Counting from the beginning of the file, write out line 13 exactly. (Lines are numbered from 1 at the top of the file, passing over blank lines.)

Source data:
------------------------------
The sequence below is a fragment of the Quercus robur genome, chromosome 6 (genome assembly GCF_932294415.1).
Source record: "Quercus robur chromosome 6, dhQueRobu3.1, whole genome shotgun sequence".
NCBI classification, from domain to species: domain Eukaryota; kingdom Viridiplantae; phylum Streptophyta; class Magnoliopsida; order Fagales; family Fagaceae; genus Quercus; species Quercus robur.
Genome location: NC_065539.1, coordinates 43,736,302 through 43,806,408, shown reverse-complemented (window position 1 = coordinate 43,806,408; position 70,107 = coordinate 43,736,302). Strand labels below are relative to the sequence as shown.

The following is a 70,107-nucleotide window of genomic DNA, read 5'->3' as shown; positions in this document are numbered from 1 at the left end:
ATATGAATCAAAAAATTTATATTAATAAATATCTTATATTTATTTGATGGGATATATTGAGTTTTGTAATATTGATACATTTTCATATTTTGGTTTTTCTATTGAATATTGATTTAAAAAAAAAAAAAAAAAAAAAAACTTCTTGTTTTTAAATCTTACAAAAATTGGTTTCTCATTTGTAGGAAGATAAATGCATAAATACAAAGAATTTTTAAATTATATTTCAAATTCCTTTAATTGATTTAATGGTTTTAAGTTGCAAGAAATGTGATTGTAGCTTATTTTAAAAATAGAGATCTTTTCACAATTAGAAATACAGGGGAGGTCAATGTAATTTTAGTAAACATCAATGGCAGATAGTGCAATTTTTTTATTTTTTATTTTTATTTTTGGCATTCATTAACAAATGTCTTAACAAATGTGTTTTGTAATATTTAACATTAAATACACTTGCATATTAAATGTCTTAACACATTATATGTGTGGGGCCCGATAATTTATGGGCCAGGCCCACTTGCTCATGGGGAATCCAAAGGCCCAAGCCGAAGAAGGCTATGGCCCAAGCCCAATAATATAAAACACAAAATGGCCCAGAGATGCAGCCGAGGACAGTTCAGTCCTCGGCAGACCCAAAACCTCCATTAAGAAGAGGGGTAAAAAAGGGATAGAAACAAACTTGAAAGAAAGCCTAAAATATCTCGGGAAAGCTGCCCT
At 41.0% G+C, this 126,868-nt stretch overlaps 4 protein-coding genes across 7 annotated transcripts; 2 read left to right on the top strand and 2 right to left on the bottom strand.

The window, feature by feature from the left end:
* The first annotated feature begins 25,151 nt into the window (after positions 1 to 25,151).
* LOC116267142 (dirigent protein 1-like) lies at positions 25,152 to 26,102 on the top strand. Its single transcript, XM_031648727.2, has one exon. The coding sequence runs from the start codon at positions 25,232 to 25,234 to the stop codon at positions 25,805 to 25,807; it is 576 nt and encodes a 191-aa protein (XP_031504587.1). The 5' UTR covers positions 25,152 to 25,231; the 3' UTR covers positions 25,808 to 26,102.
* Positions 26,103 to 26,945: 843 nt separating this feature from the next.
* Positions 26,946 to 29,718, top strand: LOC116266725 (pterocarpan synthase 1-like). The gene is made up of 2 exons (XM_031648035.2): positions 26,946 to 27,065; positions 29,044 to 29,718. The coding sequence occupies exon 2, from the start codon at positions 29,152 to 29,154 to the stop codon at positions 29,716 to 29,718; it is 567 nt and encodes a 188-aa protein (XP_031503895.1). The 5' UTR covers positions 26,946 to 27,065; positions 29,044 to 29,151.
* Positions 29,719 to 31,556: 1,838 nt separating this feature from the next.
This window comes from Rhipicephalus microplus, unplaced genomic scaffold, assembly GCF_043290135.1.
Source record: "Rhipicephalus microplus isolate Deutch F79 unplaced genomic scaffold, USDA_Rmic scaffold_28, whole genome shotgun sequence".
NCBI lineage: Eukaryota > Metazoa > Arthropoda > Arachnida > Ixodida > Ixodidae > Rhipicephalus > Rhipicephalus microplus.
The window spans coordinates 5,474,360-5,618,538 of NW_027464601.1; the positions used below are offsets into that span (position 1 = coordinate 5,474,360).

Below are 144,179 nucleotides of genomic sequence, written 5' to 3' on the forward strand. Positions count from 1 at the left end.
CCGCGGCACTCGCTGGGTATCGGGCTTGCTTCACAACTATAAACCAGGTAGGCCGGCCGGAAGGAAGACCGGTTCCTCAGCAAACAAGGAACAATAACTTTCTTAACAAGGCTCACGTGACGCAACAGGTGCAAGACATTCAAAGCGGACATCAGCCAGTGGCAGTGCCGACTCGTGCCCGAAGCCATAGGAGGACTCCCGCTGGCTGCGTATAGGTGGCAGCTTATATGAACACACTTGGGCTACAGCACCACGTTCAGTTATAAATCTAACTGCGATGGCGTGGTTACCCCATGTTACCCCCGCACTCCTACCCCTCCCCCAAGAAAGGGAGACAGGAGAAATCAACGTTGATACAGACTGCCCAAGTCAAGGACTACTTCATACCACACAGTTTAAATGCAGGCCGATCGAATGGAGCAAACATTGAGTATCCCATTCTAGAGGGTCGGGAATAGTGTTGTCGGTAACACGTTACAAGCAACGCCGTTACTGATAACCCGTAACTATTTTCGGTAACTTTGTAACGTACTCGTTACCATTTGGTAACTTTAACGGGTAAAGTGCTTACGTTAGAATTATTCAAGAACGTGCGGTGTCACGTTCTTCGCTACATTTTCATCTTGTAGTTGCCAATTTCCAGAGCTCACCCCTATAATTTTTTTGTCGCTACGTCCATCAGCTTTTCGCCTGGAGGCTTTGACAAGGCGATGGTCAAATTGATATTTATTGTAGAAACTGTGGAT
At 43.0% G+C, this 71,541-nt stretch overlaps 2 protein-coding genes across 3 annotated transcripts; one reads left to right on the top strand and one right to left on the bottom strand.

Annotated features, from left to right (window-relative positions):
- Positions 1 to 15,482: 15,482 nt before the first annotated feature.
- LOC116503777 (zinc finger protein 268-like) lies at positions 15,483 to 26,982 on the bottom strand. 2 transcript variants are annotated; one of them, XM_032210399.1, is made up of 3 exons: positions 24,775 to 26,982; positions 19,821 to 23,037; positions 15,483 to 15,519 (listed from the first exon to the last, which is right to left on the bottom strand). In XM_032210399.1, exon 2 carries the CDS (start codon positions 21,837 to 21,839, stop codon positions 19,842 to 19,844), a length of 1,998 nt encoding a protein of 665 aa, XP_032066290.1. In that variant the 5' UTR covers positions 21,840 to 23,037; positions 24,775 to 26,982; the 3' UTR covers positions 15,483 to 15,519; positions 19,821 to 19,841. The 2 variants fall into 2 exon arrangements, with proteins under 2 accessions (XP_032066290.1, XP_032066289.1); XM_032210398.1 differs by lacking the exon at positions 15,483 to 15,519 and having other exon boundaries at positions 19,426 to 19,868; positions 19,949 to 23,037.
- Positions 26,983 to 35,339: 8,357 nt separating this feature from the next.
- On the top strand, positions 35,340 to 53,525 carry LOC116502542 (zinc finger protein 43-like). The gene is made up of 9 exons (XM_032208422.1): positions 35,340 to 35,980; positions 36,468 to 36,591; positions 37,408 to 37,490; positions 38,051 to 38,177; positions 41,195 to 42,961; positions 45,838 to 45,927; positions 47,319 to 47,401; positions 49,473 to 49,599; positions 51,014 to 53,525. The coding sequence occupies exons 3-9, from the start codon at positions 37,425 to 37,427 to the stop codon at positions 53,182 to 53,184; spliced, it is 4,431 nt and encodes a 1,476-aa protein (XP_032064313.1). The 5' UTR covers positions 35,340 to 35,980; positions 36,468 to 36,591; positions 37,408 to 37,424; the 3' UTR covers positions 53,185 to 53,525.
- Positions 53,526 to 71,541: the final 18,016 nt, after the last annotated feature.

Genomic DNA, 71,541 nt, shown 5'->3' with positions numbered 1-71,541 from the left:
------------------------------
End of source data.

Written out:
* Positions 29,719 to 31,556: 1,838 nt separating this feature from the next.